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[personal profile] tigerfort

This short, quiet, and pretty much unnoticed report on the "Newsbeat" chunk of the BBC's sprawling website is the first time I've ever seen anyone actually give figures for the number of false accusations of rape[1]. The article itself, by the way, is actually pretty decent: it starts off by saying that being falsely accused of rape is devastating, but then goes on to say that so is rape, and that "the number of men wrongly accused is small compared to the number of women who are actually being raped".[2]

But precisely how small? Well, according to the article, in the 17 month period the statistics released cover, there were 159 claims of false accusation, leading to 35 prosecutions and two convictions. Sex offence figures are broken down by year, so lets multiply all those numbers by (12/17) to get around 112 claims, 15 prosecutions, and around 1.4 convictions for false accusations of rape per annum.

The government's equally sprawling website includes a statistical overview of sexual offending in England and Wales. This says that in 2011/12 (ie twelve of the 17 months covered by the numbers mentioned above) "a total of 53,700 sexual offences" were reported across England and Wales. Of these, 16,000 were reports of rape (the second largest category after "sexual assault", at 22,000 reports). Those sixteen thousand reported rapes led to 2900 prosecutions; the average defendant being accused of 2.1 rapes, that means there were prosecutions for 6090 of the 16,000 rapes. That's a prosecution rate of 0.38 (compared with 0.22 for the false accusation claims), which seems low but actually compares tolerably well with most other categories of crime. 49% of those prosecuted (ie around 1420 of the 2900 people) were ultimately convicted of rape. The figures don't say what the average number of crimes a defendant was convicted of were. (It wouldn't surprise me to find that it was higher than 2.1; I can easily imagine that it's easier to persuade a jury to convict on the basis of several identifications than on a single case.)

Lets compare the numbers, shall we? There were 16,000 reports of rape, and 112 claims of false accusation of rape, or around 0.7% of rape reports led to a claim of false accusation. While it's well established that rape is severely under-reported, I see no reason to believe that false accusations are[3]. Reporting rape is extremely problematic and there are many legitimate reasons for being reluctant - even afraid - to do so, whereas someone who has been falsely accused of it has no reason not to speak up about their innocence, and every reason to assert it loudly. So that gives us an absolute maximum of 0.7% of rape reports being false accusations, while the real number is more likely to be 0.2% (the 35 prosecutions for false accusation as a proportion of the 16,000 reported rapes), and may well actually be lower than that.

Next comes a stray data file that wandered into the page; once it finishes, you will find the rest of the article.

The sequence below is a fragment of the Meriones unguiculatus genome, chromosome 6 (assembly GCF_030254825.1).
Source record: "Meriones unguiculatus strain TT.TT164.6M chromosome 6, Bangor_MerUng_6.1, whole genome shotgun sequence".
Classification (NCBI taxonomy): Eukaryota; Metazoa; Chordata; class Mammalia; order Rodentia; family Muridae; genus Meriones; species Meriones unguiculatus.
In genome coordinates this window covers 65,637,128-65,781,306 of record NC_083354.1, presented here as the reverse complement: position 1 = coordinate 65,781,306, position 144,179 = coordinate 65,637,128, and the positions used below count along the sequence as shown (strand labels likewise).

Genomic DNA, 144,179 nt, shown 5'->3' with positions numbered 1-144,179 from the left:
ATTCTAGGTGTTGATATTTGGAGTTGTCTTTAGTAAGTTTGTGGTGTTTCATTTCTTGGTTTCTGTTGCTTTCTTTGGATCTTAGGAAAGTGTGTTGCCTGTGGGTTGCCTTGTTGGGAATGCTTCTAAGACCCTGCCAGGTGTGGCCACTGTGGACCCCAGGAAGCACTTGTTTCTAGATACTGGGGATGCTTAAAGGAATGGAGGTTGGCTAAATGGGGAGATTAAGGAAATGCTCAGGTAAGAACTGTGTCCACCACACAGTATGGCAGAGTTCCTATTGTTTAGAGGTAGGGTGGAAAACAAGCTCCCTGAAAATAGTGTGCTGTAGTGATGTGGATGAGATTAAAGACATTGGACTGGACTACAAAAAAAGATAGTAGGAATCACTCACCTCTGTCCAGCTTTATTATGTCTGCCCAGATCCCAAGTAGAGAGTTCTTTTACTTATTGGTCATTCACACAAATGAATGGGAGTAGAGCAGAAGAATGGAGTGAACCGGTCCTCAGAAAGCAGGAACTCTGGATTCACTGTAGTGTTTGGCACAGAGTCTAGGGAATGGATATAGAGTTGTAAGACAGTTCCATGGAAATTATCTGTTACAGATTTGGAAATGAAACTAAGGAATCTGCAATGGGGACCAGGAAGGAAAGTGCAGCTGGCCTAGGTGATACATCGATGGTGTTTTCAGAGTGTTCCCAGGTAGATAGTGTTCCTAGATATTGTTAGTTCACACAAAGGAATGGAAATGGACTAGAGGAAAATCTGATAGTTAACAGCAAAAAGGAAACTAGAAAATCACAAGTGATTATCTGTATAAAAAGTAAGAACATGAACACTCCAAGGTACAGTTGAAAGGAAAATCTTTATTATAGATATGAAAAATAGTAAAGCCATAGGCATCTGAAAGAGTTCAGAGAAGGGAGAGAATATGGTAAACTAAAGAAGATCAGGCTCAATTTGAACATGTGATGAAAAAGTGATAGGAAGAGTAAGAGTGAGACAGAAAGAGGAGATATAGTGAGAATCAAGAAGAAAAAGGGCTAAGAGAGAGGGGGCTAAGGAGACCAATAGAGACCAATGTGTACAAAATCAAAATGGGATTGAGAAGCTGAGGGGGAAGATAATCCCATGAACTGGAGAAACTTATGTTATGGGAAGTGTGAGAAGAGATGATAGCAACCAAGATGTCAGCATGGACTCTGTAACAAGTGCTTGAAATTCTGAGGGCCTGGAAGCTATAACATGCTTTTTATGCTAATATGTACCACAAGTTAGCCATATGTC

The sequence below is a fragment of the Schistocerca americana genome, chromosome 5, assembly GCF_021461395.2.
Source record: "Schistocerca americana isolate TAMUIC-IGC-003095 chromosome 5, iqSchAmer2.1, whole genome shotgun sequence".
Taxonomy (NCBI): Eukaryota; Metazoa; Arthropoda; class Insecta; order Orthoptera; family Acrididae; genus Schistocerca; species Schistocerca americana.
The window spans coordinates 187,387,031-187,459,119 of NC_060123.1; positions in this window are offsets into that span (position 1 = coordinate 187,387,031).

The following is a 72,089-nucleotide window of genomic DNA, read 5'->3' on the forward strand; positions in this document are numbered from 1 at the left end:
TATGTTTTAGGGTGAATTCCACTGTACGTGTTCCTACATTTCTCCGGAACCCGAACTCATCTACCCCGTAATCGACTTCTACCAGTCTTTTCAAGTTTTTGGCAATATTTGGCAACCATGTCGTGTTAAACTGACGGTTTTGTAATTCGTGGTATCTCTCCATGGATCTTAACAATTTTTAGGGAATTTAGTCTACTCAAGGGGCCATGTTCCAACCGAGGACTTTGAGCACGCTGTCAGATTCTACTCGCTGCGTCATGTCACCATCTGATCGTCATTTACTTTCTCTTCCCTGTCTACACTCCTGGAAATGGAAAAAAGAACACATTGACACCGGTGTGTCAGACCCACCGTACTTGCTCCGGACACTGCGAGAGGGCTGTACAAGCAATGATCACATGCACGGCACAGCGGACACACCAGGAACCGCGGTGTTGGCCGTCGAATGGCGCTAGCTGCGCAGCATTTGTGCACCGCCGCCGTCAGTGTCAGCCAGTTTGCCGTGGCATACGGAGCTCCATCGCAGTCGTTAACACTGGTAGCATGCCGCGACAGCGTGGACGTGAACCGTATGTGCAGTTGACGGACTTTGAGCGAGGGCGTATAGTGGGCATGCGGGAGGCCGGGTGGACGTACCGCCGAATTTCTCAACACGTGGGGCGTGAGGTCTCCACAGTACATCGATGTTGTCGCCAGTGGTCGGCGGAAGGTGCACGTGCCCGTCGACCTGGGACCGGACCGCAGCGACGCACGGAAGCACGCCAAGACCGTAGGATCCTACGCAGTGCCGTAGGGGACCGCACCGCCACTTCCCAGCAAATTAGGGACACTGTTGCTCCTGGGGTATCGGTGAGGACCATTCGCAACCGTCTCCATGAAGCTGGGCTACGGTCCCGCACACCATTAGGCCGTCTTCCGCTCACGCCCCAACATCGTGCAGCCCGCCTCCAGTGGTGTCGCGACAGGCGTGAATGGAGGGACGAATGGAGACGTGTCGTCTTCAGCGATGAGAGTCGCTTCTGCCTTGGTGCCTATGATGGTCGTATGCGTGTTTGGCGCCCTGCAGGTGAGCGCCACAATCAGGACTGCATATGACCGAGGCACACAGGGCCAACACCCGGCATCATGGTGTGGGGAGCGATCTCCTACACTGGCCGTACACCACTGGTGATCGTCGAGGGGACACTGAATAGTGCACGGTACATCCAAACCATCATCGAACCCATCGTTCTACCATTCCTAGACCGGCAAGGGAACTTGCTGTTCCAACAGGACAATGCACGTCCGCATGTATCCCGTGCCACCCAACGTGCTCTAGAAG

So next time some idiot MRA asserts that false accusations are "a major problem", you not only know they're bullshitting, you have the figures to back it up. As a related issue, since around 10% of rape victims (thus 1600 in this period) are men, a man would appear to be somewhere between 20 and 50 times as likely to be the victim of rape as the victim of a false accusation of rape. If they were really concerned about protecting men, they'd want stronger laws protecting rape victims, not weaker ones.

[1] and indeed asserts that it's the first time they've been compiled, at least for England and Wales.
[2] It would be nice to see some of the numbers they provide put into better context, though: "18% of those making claims had a mental health problem", it says, but how does that compare with the proportion of the overall population, not to mention with the victims of the false accusations and victims of actual rape? And what definition of "mental health problem" are they using anyway? (People with serious mental health problems are overwhelmingly more likely to be the victims of crime than the criminals, but there's a tendency to assume that someone who does something nasty "must have something wrong with them".)
[3] although separate conversation with [personal profile] minion_of_tevildo did raise the point that there's no adequate discussion of what constitutes a claim of false accusation. I'd been assuming that if person A said "I was raped by B" and B could prove that this was not the case[4], then that constituted a false accusation. However, there may be some legal complexity that I'm unaware of, which might mean that it only counts as a false accusation if recorded in some specific way, or if person B explicitly says they want to press charges. So it is possible that false accusations are under-reported. But even in the wildly implausible case where false accusations are under-reported by a factor of ten, a man is still much more likely to be the victim of rape than to be falsely accused of it.
[4] not "assert they didn't do it", or "show there was some ambiguity", or "plea-bargain for a lesser conviction", but actually prove beyond reasonable doubt that they were elsewhere and the events described could not have happened

[Edited on 18 March 2013 to add footnotes 2, 3, and 4; no other changes made]
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